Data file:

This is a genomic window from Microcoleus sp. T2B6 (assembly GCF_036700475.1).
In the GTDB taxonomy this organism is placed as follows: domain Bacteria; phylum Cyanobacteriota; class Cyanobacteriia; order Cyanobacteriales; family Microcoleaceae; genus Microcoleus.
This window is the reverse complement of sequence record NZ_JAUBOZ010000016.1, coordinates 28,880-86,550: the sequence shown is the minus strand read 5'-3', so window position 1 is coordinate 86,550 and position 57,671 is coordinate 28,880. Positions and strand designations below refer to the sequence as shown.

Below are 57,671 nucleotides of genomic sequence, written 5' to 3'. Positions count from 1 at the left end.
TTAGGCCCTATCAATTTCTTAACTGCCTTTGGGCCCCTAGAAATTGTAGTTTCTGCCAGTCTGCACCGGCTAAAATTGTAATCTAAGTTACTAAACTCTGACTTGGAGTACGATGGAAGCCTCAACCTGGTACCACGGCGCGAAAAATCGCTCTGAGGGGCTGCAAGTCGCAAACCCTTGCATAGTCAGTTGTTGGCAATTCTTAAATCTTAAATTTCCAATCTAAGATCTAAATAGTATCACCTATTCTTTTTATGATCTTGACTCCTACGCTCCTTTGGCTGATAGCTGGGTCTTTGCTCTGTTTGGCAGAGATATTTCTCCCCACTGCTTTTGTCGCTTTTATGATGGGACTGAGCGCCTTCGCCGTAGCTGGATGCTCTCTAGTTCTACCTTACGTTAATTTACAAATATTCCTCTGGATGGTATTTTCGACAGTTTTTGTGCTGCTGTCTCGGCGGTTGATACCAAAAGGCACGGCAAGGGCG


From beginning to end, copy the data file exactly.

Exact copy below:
This is a genomic window from Microcoleus sp. T2B6 (assembly GCF_036700475.1).
In the GTDB taxonomy this organism is placed as follows: domain Bacteria; phylum Cyanobacteriota; class Cyanobacteriia; order Cyanobacteriales; family Microcoleaceae; genus Microcoleus.
This window is the reverse complement of sequence record NZ_JAUBOZ010000016.1, coordinates 28,880-86,550: the sequence shown is the minus strand read 5'-3', so window position 1 is coordinate 86,550 and position 57,671 is coordinate 28,880. Positions and strand designations below refer to the sequence as shown.

Below are 57,671 nucleotides of genomic sequence, written 5' to 3'. Positions count from 1 at the left end.
TTAGGCCCTATCAATTTCTTAACTGCCTTTGGGCCCCTAGAAATTGTAGTTTCTGCCAGTCTGCACCGGCTAAAATTGTAATCTAAGTTACTAAACTCTGACTTGGAGTACGATGGAAGCCTCAACCTGGTACCACGGCGCGAAAAATCGCTCTGAGGGGCTGCAAGTCGCAAACCCTTGCATAGTCAGTTGTTGGCAATTCTTAAATCTTAAATTTCCAATCTAAGATCTAAATAGTATCACCTATTCTTTTTATGATCTTGACTCCTACGCTCCTTTGGCTGATAGCTGGGTCTTTGCTCTGTTTGGCAGAGATATTTCTCCCCACTGCTTTTGTCGCTTTTATGATGGGACTGAGCGCCTTCGCCGTAGCTGGATGCTCTCTAGTTCTACCTTACGTTAATTTACAAATATTCCTCTGGATGGTATTTTCGACAGTTTTTGTGCTGCTGTCTCGGCGGTTGATACCAAAAGGCACGGCAAGGGCG